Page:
How day­light sav­ing time af­fects your health

USA TODAY Weekend Extra - - FRONT PAGE - Ash­ley May

Day­light sav­ing time has ended, with clocks “falling back” an hour Sun­day, giv­ing Amer­i­cans the feel­ing of an ex­tra hour in the morn­ing, which could neg­a­tively af­fect their health.

Ti­mothy Mor­gen­thaler, Mayo Clinic’s co-di­rec­tor of the Cen­ter for Sleep Medicine, has re­viewed about 100 med­i­cal pa­pers re­lated to how the time change could af­fect health. Here’s what you should know:

❚ Sleep: Gain­ing or los­ing an hour will likely af­fect sleep pat­terns, of­ten for about five to seven days, Mor­gen­thaler said.

The most no­table changes are in those who reg­u­larly do not get enough sleep. The sleep-de­prived might strug­gle with mem­ory, learn­ing, so­cial in­ter­ac­tions and over­all cog­ni­tive per­for­mance – though of course the “fall back” isn’t as bad as the “spring for­ward,” Mor­gen­thaler noted.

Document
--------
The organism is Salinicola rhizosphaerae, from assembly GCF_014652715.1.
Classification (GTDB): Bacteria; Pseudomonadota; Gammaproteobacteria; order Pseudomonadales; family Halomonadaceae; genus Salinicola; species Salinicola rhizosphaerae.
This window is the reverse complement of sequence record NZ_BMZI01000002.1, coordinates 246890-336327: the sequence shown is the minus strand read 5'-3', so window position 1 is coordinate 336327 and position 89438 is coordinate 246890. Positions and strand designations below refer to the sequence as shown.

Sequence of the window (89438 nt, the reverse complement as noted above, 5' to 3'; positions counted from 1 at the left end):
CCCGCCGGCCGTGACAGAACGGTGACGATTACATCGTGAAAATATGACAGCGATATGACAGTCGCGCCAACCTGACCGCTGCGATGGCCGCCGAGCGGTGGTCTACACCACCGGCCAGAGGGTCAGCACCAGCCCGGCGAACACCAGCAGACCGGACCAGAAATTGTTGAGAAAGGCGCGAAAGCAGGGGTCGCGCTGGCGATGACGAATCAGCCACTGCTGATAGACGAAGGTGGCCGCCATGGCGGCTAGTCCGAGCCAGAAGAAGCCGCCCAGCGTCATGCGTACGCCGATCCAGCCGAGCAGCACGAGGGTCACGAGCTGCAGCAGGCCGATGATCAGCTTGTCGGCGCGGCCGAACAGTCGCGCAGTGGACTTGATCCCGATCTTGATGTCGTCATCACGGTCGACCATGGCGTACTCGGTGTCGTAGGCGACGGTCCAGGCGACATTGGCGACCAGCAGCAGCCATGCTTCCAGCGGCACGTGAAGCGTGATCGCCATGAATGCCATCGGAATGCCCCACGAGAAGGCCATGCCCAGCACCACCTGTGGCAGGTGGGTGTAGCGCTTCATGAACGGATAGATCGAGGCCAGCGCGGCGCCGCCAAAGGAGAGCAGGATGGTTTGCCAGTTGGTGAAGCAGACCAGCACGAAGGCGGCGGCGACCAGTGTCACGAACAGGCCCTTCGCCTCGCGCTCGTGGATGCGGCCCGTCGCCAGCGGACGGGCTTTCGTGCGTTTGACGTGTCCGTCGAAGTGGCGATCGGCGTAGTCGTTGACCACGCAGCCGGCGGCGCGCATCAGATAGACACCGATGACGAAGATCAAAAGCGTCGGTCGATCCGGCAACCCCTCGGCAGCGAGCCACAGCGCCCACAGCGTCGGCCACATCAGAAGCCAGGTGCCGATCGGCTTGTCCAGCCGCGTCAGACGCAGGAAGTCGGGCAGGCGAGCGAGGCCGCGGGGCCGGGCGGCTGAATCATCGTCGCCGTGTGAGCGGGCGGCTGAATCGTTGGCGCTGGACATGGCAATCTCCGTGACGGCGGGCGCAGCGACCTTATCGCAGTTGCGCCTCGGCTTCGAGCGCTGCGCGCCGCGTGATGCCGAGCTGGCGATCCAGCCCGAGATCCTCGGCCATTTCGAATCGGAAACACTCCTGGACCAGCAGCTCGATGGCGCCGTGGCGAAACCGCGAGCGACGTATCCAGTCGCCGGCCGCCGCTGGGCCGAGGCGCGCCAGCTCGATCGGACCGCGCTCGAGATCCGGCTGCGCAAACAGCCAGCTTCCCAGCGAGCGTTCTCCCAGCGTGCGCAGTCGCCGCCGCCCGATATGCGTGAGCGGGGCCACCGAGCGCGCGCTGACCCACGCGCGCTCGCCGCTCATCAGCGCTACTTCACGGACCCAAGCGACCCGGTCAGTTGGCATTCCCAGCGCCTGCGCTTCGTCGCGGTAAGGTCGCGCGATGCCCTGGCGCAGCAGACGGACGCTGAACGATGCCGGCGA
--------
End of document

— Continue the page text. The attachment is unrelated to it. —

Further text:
❚ Heart at­tack or stroke: Ac­cord­ing to a study led by a Uni­ver­sity of Colorado fel­low in 2014, when Amer­i­cans lose one hour of sleep in the spring, the risk of heart at­tack in­creases 25 per­cent. When the clock gives back that hour of sleep, the risk of heart at­tack de­creases by 21 per­cent. (The lim­ited study looked at hos­pi­tal ad­mis­sion data in Michi­gan over a four-year pe­riod.)

A pre­lim­i­nary study pre­sented at the 2016 Amer­i­can Academy of Neu­rol­ogy meet­ing sug­gested turn­ing the clock ahead or be­hind an hour could in­crease risk of stroke.

Dis­rupt­ing a per­son’s in­ter­nal body clock might in­crease the risk of is­chemic stroke, the most com­mon type of stroke, ac­cord­ing to re­searchers. The data showed risk of is­chemic stroke was 8 per­cent higher two days af­ter a day­light sav­ing time change.

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